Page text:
A video captures a 6,000 lb killer whale at SeaWorld dragging his trainer underwater for 15 minutes before releasing him. The video, which was filmed in 2006, was released as part of the US Secretary of Labor's ongoing litigation against the theme park.
The US Secretary of Labor accuses SeaWorld of endangering several of its trainers by exposing them to dangerous and unpredictable creatures.
The video of the whale, Kasatka, attacking San Diego trainer Ken Peters was presented at a Occupational Safety and Health Administration court hearing in September.
The case foreshadowed the death of trainer Dawn Brancheu in Orlando while he was with another killer whale, Tilikum, in February 2010.
Judge Ken Welsch called the video, which was captured by SeaWorld camera, "chilling."
In the video, Kasatka grabs on to her trainer's foot and does not let go as she plunges in and out of the water.
Peters escapes but then Kasatka charges him over the barrier net.
According to the book Death at SeaWorld, this was the third time that Kasatka attacked.
'She grabbed his ankles, pulling him underwater for several seconds,' David Kirby writes in the book. When he resurfaced, she grabbed him again, this time "rag-dolling" her trainer violently by shaking him back and forth with her powerful neck muscles. Then, slowly and deliberately, as if performing a bizarre underwater pas de deux, the whale began to spiral upward with Peters’ foot in her mouth. Finally Peters told his colleagues to abandon the recall effort since it only seemed to make Kasatka bite down harder.
Kirby notes that Kasatka kept Peters in the middle of the pool, away from other trainers who were trying to rescue him.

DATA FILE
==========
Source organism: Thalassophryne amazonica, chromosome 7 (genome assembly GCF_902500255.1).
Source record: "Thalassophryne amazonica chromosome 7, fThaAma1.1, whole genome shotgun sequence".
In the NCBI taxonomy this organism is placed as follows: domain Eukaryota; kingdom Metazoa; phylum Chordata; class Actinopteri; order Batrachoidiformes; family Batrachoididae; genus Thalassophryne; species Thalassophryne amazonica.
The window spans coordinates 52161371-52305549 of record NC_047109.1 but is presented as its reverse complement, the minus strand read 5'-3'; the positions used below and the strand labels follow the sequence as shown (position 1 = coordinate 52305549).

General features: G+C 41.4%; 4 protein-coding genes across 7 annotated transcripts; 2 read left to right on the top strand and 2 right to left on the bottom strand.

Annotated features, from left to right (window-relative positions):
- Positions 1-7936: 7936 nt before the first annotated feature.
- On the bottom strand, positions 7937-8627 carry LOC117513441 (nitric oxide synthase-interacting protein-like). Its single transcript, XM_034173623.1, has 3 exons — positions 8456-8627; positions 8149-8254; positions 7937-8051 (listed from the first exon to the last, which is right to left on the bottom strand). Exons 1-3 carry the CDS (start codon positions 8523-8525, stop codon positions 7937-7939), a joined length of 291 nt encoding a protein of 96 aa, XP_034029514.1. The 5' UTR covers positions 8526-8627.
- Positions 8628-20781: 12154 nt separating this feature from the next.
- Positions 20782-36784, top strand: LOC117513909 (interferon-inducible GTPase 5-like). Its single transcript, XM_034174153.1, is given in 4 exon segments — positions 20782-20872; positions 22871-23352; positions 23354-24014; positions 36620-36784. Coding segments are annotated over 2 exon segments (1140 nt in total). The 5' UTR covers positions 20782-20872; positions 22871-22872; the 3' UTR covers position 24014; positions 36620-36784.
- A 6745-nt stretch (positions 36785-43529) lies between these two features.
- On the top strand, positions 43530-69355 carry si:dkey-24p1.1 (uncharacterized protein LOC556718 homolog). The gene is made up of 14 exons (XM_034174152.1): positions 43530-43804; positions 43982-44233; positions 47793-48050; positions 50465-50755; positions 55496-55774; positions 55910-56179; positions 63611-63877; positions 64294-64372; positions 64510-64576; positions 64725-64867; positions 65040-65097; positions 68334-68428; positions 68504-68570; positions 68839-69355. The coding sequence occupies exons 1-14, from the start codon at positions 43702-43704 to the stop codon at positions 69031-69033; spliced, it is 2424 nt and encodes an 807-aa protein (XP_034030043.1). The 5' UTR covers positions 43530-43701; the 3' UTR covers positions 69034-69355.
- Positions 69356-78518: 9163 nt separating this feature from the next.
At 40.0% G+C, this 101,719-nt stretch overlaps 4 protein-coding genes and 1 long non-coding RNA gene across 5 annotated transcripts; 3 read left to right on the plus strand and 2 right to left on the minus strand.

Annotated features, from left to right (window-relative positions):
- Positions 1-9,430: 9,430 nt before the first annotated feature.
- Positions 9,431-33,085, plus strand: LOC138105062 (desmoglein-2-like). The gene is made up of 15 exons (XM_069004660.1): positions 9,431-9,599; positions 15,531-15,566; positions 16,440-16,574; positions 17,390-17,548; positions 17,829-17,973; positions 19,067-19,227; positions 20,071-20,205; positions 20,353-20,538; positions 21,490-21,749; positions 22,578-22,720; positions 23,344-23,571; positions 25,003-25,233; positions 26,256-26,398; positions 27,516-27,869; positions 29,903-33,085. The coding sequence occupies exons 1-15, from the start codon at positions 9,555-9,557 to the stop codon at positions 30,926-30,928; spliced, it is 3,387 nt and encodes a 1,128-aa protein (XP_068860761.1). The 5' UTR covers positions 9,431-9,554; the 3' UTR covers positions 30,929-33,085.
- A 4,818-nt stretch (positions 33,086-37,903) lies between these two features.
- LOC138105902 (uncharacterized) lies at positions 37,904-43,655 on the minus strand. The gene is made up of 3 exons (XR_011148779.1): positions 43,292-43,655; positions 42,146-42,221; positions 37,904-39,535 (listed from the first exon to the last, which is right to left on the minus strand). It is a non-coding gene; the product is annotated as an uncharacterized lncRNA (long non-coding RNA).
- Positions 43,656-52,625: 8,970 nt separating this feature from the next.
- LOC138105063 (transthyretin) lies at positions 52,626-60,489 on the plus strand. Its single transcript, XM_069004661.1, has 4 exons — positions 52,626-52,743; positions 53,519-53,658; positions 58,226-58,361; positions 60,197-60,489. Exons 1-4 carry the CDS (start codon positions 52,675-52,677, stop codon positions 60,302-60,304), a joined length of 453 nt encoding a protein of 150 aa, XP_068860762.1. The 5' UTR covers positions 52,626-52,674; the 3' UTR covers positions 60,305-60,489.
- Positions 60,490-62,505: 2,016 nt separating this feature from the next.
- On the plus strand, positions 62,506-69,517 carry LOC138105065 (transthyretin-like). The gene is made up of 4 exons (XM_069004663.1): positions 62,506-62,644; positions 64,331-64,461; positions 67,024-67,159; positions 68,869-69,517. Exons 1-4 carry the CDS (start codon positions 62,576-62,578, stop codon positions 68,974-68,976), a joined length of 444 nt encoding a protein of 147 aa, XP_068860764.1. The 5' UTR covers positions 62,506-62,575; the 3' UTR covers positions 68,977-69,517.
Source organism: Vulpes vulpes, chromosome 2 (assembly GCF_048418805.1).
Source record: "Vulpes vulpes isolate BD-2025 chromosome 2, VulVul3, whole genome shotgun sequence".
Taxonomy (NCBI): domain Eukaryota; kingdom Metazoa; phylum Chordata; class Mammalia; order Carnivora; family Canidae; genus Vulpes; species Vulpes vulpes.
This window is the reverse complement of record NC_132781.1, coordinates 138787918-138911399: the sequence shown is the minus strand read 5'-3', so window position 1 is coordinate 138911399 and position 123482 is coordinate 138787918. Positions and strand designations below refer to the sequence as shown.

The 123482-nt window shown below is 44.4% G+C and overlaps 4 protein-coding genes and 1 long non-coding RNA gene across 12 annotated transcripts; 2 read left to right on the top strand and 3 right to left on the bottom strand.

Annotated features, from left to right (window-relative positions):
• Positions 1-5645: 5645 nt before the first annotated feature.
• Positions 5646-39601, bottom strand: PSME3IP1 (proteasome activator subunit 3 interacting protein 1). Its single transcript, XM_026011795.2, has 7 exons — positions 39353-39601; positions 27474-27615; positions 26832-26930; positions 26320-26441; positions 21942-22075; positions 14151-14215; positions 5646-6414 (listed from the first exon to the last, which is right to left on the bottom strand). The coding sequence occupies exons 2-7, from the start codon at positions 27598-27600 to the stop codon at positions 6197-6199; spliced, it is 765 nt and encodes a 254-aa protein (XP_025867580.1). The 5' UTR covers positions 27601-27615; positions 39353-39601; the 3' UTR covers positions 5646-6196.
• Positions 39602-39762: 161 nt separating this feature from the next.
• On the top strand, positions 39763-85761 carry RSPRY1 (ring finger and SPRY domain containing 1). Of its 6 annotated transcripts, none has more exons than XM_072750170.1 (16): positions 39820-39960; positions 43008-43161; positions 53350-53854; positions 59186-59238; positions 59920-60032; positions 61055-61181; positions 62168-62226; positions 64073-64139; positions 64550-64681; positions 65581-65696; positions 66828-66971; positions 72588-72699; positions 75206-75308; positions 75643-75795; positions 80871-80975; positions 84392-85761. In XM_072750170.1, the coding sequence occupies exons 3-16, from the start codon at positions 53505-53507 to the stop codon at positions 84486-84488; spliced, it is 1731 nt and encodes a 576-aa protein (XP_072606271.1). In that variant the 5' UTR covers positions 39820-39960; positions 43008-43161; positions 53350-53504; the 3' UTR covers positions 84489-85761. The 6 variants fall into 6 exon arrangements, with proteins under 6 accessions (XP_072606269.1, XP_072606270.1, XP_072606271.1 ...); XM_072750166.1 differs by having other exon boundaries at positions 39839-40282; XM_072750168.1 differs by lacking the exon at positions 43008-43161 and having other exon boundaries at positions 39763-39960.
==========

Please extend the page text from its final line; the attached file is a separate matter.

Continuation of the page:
At the time, SeaWorld tried to downplay the incident.
'There are times like this. They are killer whales. She did choose to demonstrate her feelings in a way that was unfortunate,' Mike Scarpuzzi, head trainer at SeaWorld, said at the time.
Kirby suggests that Kasatka was angered after she heard her two-year-old child's cries from another pool.
Trainers were eventually able to separate Kasatka from the trainer with a net, but the whale tried to grab Peters away again.
Peters suffered a broken foot and other injuries.
'She didn’t show me any precursors. She didn’t tell me, she didn’t show me,' Peters allegedly told the other trainers after he had been rescued.
He was rushed to the hospital for surgery and said he would never swim with Kasatka again.
Kirby's book gives more examples that showcase the dangers of working at SeaWorld.
His book emphasizes that there are no known records of killer whales attacking humans in the wild.
Kirby spoke to a former SeaWorld staff member that said he was fired from the park in 1995 for his expressive views on the treatment of animals.
'SeaWorld can make the environment safe, according to them, 98 percent of the times,' said Jeffrey Ventre to ABC's 20/20. 'But what happens when the world's top predator decides to go off behavior?'
An even more chilling case was that of Brancheau. Tilikum dragged the trainer down by her ponytail, scalped her, and dismembered her.
Former trainer John Jett told Kirby that trainers were not made fully aware of the safety problems related to killer whale work. However, a senior trainer told the court investigating Brancheau's death that SeaWorld staff were told that they may not survive falling in the water with Tilikum.
'A lack of detailed information was the norm whenever accidents happened at other parks,' said Jett. 'I remember one incident when all of us were pulled from water work for a short time. To this day, I don't know what happened.'
Now, SeaWorld has specific emergency procedures should someone fall into the water with a killer whale.